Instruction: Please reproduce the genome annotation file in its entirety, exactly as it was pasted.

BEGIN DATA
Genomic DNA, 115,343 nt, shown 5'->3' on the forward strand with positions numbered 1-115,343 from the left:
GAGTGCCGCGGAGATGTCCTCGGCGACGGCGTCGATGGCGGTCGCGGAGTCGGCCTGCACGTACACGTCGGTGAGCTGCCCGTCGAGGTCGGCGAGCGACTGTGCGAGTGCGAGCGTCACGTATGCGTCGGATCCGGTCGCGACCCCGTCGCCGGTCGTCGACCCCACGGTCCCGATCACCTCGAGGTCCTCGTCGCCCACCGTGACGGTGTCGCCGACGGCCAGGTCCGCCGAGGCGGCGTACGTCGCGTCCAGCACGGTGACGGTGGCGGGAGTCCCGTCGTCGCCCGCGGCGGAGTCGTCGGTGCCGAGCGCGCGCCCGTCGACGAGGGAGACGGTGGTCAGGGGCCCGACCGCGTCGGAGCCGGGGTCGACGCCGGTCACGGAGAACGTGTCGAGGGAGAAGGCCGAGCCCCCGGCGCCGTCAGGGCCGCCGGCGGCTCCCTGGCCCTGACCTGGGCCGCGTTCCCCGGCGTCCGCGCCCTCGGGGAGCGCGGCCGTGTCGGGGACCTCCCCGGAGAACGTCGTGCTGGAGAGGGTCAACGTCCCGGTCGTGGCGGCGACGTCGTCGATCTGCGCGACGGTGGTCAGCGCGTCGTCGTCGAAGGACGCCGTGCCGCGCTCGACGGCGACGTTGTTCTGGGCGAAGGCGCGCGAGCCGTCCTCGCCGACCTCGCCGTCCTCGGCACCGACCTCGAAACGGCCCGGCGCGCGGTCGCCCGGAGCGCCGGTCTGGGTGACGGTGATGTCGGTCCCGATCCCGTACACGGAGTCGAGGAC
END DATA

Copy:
Genomic DNA, 115,343 nt, shown 5'->3' on the forward strand with positions numbered 1-115,343 from the left:
GAGTGCCGCGGAGATGTCCTCGGCGACGGCGTCGATGGCGGTCGCGGAGTCGGCCTGCACGTACACGTCGGTGAGCTGCCCGTCGAGGTCGGCGAGCGACTGTGCGAGTGCGAGCGTCACGTATGCGTCGGATCCGGTCGCGACCCCGTCGCCGGTCGTCGACCCCACGGTCCCGATCACCTCGAGGTCCTCGTCGCCCACCGTGACGGTGTCGCCGACGGCCAGGTCCGCCGAGGCGGCGTACGTCGCGTCCAGCACGGTGACGGTGGCGGGAGTCCCGTCGTCGCCCGCGGCGGAGTCGTCGGTGCCGAGCGCGCGCCCGTCGACGAGGGAGACGGTGGTCAGGGGCCCGACCGCGTCGGAGCCGGGGTCGACGCCGGTCACGGAGAACGTGTCGAGGGAGAAGGCCGAGCCCCCGGCGCCGTCAGGGCCGCCGGCGGCTCCCTGGCCCTGACCTGGGCCGCGTTCCCCGGCGTCCGCGCCCTCGGGGAGCGCGGCCGTGTCGGGGACCTCCCCGGAGAACGTCGTGCTGGAGAGGGTCAACGTCCCGGTCGTGGCGGCGACGTCGTCGATCTGCGCGACGGTGGTCAGCGCGTCGTCGTCGAAGGACGCCGTGCCGCGCTCGACGGCGACGTTGTTCTGGGCGAAGGCGCGCGAGCCGTCCTCGCCGACCTCGCCGTCCTCGGCACCGACCTCGAAACGGCCCGGCGCGCGGTCGCCCGGAGCGCCGGTCTGGGTGACGGTGATGTCGGTCCCGATCCCGTACACGGAGTCGAGGAC